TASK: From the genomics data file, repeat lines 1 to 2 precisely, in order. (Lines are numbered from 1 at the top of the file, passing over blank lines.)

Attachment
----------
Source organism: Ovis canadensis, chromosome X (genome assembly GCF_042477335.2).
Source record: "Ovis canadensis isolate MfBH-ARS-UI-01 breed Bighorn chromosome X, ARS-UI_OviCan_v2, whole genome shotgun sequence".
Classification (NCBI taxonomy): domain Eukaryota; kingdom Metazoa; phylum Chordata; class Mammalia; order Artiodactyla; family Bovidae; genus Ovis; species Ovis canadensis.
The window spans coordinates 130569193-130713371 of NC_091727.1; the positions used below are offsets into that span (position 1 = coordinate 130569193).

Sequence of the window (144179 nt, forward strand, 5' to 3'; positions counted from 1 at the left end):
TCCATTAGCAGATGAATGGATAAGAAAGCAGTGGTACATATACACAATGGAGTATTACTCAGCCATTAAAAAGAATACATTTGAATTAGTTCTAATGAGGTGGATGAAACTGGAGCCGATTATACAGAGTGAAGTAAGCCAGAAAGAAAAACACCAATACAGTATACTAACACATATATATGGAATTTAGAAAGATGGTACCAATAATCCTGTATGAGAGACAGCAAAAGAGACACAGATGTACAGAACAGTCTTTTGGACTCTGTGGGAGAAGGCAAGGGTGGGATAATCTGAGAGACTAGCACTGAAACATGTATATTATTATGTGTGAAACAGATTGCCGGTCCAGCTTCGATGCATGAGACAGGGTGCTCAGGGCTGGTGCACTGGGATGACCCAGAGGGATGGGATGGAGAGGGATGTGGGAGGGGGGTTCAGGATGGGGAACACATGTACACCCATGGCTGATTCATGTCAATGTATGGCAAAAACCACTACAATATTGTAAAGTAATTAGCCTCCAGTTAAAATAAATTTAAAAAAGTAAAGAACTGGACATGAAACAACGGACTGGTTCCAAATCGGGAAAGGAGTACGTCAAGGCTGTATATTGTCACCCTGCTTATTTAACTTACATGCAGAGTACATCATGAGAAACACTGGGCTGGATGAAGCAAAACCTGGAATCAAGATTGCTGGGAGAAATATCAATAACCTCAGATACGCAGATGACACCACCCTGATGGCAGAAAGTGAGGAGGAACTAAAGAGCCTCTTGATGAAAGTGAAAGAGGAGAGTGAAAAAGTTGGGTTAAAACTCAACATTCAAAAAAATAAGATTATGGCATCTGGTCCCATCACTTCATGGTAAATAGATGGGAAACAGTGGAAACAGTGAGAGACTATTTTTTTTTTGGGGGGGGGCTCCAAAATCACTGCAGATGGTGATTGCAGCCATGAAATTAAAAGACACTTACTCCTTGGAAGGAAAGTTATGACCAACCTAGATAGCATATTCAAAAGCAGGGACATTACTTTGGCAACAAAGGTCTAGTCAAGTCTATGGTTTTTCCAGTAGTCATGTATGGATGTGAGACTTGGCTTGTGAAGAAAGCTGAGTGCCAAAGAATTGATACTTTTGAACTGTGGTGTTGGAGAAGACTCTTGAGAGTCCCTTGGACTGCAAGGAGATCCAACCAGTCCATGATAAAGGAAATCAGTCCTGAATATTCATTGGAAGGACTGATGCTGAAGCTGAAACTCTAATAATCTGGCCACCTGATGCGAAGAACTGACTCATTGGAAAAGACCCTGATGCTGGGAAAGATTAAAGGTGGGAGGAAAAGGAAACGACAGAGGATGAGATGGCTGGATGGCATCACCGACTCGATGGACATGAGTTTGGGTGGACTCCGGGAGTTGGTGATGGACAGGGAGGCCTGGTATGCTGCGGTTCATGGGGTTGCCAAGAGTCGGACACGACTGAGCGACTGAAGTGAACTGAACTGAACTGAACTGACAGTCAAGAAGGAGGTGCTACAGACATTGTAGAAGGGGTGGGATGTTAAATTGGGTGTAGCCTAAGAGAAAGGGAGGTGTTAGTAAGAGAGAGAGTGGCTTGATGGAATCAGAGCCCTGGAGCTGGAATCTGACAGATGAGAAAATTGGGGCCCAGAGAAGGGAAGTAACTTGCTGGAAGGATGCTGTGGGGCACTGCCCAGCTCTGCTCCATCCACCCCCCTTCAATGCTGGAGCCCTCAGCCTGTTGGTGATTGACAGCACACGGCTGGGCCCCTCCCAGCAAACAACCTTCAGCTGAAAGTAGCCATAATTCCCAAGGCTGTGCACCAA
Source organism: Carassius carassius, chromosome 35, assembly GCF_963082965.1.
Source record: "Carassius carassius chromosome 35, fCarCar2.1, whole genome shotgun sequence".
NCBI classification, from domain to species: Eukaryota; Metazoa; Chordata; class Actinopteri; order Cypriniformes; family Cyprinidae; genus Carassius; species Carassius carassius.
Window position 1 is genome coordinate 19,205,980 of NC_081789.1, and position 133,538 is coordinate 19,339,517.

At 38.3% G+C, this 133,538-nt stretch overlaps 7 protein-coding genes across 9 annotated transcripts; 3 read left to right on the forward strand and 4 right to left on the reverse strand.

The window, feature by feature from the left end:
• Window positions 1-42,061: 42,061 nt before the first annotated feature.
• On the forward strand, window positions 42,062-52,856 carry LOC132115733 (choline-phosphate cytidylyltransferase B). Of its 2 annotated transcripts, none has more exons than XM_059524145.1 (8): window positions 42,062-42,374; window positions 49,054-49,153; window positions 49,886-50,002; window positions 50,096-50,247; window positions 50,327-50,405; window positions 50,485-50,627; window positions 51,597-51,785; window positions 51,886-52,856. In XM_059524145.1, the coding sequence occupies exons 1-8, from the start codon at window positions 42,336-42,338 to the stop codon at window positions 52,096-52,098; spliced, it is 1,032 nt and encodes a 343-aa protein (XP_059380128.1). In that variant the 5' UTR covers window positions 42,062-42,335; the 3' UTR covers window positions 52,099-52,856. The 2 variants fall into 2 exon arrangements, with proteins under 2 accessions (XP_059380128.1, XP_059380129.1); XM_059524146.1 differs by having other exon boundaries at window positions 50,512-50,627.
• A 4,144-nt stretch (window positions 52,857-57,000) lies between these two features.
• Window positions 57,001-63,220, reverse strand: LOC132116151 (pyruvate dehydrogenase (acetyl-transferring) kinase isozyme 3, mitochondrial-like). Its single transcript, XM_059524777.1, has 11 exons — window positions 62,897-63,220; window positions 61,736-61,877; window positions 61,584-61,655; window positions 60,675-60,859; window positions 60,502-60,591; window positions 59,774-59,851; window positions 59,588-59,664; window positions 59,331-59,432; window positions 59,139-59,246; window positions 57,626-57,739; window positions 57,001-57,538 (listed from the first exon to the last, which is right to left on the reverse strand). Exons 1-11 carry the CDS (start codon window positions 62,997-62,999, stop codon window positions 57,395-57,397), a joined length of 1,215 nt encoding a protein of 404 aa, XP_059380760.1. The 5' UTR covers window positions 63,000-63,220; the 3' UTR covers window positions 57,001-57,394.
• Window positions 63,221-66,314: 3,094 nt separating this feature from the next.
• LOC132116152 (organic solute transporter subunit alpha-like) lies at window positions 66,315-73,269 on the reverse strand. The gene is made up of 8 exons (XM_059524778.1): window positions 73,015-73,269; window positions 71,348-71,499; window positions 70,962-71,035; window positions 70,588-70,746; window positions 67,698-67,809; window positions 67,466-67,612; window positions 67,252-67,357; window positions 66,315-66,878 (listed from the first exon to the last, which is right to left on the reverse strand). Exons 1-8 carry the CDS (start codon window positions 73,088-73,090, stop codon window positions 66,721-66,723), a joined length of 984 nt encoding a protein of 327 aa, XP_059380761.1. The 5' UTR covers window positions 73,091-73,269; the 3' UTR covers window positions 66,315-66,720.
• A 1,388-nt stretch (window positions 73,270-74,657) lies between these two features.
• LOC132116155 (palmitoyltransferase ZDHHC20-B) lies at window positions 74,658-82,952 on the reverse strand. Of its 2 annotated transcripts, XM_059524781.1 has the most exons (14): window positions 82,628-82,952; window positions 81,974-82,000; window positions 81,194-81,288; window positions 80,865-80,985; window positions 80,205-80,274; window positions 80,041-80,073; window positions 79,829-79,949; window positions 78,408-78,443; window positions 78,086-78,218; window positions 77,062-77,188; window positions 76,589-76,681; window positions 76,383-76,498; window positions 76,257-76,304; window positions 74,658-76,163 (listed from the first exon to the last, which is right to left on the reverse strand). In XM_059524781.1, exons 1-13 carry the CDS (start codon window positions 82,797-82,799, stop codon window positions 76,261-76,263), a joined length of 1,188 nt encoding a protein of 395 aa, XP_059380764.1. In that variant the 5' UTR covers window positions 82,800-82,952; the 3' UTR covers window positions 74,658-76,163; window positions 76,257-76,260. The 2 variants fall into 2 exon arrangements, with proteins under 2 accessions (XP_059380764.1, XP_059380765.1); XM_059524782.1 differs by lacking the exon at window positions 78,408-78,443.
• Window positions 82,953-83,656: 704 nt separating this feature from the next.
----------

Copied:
Source organism: Ovis canadensis, chromosome X (genome assembly GCF_042477335.2).
Source record: "Ovis canadensis isolate MfBH-ARS-UI-01 breed Bighorn chromosome X, ARS-UI_OviCan_v2, whole genome shotgun sequence".